STEM scholarships awarded

Friday, December 7, 2012

Anthony J. Pearson, Bloomington

Anthony J. Pearson, Bloomington, is one of 10 recipients of two-year scholarships from the National Science Foundation.

Recipients of National Science Foundation (NSF) scholarships were honored Dec. 5 at an award ceremony in Atwood Memorial Center.

Ten scholars earned two-year stipends of $18,200 through the Scholarships in Science, Technology, Engineering and Mathematics (SSTEM) program, an initiative of the National Science Foundation. Read a story about St. Cloud State receiving $600,000 in NSF funding.

Recipients are Terry Pitts, St. Cloud; Benjamin Paulson, Sauk Rapids; Angela Katzmarek, Mounds View; Amanda Scotting, Rockford; Allen Yang, Brooklyn Center; Gregory Roelle, St. Cloud; Joel Schwarting, Becker; Vien Timmy Nguyen, Brooklyn Park; Anthony J. Pearson, Bloomington; and Matthew Wyman, Zimmerman.

Recipients are eligible for travel stipends for conferences, field trips and paid summer internships at a national laboratory.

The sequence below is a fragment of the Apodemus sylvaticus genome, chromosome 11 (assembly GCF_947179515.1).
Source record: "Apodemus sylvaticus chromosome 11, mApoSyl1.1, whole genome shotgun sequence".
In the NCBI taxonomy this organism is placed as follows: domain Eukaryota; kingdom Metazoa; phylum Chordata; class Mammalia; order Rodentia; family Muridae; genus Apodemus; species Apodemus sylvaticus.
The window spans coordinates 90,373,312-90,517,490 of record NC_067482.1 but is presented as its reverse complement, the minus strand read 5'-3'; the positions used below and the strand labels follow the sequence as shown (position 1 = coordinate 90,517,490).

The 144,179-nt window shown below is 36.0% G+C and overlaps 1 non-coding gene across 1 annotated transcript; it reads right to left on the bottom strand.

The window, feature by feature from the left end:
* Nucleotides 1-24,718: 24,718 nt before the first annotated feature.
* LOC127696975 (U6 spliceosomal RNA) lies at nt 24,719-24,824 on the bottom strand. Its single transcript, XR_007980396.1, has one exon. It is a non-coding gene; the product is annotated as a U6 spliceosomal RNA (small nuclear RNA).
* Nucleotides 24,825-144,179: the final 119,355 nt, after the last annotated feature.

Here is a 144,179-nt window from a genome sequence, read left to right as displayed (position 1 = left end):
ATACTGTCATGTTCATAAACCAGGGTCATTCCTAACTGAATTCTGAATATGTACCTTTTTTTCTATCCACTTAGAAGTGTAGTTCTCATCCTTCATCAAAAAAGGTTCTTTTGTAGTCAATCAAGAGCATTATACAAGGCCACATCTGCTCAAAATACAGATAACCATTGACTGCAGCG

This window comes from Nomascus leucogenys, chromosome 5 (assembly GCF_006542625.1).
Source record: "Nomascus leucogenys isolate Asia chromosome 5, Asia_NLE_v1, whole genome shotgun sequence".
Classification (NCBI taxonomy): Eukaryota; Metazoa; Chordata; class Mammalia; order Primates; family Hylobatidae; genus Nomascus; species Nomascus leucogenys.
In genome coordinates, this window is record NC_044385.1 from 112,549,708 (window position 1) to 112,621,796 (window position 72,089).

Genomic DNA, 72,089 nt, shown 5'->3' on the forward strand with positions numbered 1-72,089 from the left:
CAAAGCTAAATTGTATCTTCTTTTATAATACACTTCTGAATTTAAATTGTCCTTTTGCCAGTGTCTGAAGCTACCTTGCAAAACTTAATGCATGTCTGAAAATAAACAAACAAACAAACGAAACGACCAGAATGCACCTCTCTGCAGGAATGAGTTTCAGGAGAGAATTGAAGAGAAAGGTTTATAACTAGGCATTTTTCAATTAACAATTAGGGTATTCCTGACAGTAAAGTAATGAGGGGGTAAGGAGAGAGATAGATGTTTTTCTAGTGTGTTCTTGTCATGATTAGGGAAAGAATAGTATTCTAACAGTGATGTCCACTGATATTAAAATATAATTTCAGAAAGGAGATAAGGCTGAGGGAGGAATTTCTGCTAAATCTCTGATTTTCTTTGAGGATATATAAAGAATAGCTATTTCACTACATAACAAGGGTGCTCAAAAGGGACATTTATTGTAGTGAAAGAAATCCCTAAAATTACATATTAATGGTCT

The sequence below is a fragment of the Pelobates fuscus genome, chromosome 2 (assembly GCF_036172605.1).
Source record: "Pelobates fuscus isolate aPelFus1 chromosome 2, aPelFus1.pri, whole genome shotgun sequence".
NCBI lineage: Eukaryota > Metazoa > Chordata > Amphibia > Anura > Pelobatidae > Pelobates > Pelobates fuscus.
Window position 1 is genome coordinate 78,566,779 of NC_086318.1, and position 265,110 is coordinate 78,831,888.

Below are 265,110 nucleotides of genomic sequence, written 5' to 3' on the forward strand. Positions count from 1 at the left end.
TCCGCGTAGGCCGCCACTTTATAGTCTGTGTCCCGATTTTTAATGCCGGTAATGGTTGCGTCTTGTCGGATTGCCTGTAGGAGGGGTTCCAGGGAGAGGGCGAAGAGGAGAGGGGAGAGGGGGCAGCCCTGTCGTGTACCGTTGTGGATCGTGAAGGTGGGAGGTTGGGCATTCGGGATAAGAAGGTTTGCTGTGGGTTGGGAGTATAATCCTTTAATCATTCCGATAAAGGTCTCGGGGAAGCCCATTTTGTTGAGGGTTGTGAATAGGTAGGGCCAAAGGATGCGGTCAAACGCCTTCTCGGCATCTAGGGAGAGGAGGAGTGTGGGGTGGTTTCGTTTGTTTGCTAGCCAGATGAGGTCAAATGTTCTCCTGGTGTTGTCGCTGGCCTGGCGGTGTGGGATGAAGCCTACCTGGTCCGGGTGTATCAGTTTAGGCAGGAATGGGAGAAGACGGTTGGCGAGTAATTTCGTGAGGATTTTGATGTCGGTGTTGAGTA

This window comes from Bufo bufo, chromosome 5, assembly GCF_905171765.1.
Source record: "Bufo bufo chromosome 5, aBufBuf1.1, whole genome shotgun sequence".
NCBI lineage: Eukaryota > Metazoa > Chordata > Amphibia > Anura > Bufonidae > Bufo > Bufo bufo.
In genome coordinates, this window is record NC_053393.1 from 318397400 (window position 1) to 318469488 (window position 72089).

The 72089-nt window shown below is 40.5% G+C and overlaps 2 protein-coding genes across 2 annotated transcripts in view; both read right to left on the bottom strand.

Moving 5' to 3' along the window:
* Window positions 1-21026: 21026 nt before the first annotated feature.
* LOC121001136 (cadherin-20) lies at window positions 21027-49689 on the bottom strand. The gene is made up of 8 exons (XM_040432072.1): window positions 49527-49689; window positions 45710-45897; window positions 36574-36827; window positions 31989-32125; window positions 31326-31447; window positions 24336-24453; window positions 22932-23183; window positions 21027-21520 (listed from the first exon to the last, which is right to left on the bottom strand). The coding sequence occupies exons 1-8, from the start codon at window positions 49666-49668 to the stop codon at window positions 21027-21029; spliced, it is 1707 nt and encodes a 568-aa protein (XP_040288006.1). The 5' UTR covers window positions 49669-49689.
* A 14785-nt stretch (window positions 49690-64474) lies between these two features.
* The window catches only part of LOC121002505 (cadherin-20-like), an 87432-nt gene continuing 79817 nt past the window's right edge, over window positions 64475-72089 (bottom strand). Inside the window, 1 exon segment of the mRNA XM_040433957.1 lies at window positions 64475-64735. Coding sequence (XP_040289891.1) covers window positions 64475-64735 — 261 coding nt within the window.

There are about 40 active NSF-SSTEM grant projects in Minnesota. St. Cloud State has invited leaders of the computing-related projects to the award ceremony to support statewide networking among the schools. Project leaders will share their experiences during a panel discussion. The presidents of the state’s two-year community and technical colleges have also been invited.

The scholarship program is intended to increase the capacity of high-demand STEM areas via recruitment, retention and graduation of students including underrepresented groups. According to the U.S. Bureau of Labor Statistics, 73 percent of new STEM jobs through 2020 will be in computing, with only 40,000 graduates to fill 135,000 jobs.

St. Cloud State was awarded a $600,000 grant from NSF in June to support students in pursuing science, technology, engineering and math careers. The grant will sponsor 30 two-year scholarships to academically-talented and financially-needy St. Cloud State students majoring in information systems, computer science and computer engineering. Preference is given to women, students of color, American Indians, first-generation college students and transfer students from community colleges.

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